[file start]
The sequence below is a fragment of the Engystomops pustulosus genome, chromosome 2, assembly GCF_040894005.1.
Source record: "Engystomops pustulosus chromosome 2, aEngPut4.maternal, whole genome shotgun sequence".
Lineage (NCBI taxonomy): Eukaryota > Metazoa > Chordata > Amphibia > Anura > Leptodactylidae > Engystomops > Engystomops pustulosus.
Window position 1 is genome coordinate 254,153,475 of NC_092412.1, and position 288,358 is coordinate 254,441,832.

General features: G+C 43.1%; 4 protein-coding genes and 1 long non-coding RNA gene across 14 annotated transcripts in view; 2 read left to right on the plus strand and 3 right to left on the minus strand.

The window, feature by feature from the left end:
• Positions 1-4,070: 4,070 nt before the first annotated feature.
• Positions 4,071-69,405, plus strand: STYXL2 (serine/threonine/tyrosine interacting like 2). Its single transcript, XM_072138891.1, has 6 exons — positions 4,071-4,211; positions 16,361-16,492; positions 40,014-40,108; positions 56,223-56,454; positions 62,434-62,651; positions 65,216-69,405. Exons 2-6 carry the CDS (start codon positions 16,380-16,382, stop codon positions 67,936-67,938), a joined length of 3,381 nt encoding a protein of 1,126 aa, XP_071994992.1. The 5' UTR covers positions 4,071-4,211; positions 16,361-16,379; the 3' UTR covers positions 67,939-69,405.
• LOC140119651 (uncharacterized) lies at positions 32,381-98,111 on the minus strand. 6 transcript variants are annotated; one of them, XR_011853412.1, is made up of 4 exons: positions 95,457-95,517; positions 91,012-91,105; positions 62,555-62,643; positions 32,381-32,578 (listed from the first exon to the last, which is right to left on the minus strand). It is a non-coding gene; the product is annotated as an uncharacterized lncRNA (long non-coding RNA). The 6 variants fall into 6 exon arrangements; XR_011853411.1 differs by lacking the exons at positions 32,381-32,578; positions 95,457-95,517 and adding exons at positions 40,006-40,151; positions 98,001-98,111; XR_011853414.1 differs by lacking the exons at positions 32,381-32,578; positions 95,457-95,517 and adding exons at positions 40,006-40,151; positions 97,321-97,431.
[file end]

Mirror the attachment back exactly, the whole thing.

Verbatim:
The sequence below is a fragment of the Engystomops pustulosus genome, chromosome 2, assembly GCF_040894005.1.
Source record: "Engystomops pustulosus chromosome 2, aEngPut4.maternal, whole genome shotgun sequence".
Lineage (NCBI taxonomy): Eukaryota > Metazoa > Chordata > Amphibia > Anura > Leptodactylidae > Engystomops > Engystomops pustulosus.
Window position 1 is genome coordinate 254,153,475 of NC_092412.1, and position 288,358 is coordinate 254,441,832.

General features: G+C 43.1%; 4 protein-coding genes and 1 long non-coding RNA gene across 14 annotated transcripts in view; 2 read left to right on the plus strand and 3 right to left on the minus strand.

The window, feature by feature from the left end:
• Positions 1-4,070: 4,070 nt before the first annotated feature.
• Positions 4,071-69,405, plus strand: STYXL2 (serine/threonine/tyrosine interacting like 2). Its single transcript, XM_072138891.1, has 6 exons — positions 4,071-4,211; positions 16,361-16,492; positions 40,014-40,108; positions 56,223-56,454; positions 62,434-62,651; positions 65,216-69,405. Exons 2-6 carry the CDS (start codon positions 16,380-16,382, stop codon positions 67,936-67,938), a joined length of 3,381 nt encoding a protein of 1,126 aa, XP_071994992.1. The 5' UTR covers positions 4,071-4,211; positions 16,361-16,379; the 3' UTR covers positions 67,939-69,405.
• LOC140119651 (uncharacterized) lies at positions 32,381-98,111 on the minus strand. 6 transcript variants are annotated; one of them, XR_011853412.1, is made up of 4 exons: positions 95,457-95,517; positions 91,012-91,105; positions 62,555-62,643; positions 32,381-32,578 (listed from the first exon to the last, which is right to left on the minus strand). It is a non-coding gene; the product is annotated as an uncharacterized lncRNA (long non-coding RNA). The 6 variants fall into 6 exon arrangements; XR_011853411.1 differs by lacking the exons at positions 32,381-32,578; positions 95,457-95,517 and adding exons at positions 40,006-40,151; positions 98,001-98,111; XR_011853414.1 differs by lacking the exons at positions 32,381-32,578; positions 95,457-95,517 and adding exons at positions 40,006-40,151; positions 97,321-97,431.